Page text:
Mushrooms, money, and the end of the world

Tom Monaghan

March 17, 2020

In parts of the Pacific Northwest, mushrooms mean money. “What’s the going rate for dried morels?” asks a man on the Facebook forum for mushroom pickers and buyers in Washington. “$125 a pound normally, more on a crappy year,” someone responds. The mushrooms gathered by these pickers are shipped to markets around the world, especially to Japan, where they are sold at high prices to restaurants that sell them at even higher prices to customers in dimly lit izakaya, or to supermarkets where they are packaged and sold as luxury gifts. Matsutake mushrooms fetch the highest price, with a small box often selling for hundreds of dollars.

Mushrooms may be lucrative for sellers, but they also carry a hint of danger. The notorious death cap, an innocuous-looking brown mushroom with characteristic white gills underneath, is becoming more common in North America. If eaten (apparently they are tasty), the toxin will be absorbed by the liver and will destroy its crucial ability to synthesize protein. Symptoms take up to a day or two to appear, first seem mild, and may go away, only to return later along with multiple organ failure.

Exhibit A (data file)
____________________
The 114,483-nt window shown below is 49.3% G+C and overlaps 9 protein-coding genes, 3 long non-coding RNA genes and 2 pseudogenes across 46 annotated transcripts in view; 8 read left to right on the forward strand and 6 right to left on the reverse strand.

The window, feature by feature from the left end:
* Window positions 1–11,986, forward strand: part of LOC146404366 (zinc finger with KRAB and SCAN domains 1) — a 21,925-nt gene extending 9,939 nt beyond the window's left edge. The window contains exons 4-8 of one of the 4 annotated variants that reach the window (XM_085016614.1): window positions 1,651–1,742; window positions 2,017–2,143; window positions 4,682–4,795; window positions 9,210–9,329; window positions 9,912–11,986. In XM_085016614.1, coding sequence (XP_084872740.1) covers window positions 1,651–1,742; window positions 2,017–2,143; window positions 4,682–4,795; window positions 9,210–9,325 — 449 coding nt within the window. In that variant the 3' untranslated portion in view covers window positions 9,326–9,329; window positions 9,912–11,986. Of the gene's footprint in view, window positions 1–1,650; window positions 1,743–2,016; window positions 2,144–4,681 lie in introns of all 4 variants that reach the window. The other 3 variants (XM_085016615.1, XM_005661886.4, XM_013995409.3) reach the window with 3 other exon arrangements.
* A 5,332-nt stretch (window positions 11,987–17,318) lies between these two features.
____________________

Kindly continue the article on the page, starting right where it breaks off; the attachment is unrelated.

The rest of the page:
Hunting for mushrooms can also be treacherous for the pickers. One Saturday in October last year, a 75-year-old woman went mushroom-picking near Vancouver and disappeared in the forest. Luckily, she was found alive a few days later on her birthday. That same month, a 78-year-old man went picking near Carson and never returned home.

The radical anthropologist Anna Tsing’s poetic and thought-provoking work, The Mushroom at the End of the World: On the Possibility of Life in Capitalist Ruins, explores why people take risks to pick mushrooms and what this supply chain reveals about our world. On one level this book is about work, community, and price fluctuations for a commodity in the rural Northwest. On another, it helps us understand global movements of capital and labor through the story of a shared ecology between humans and non-humans.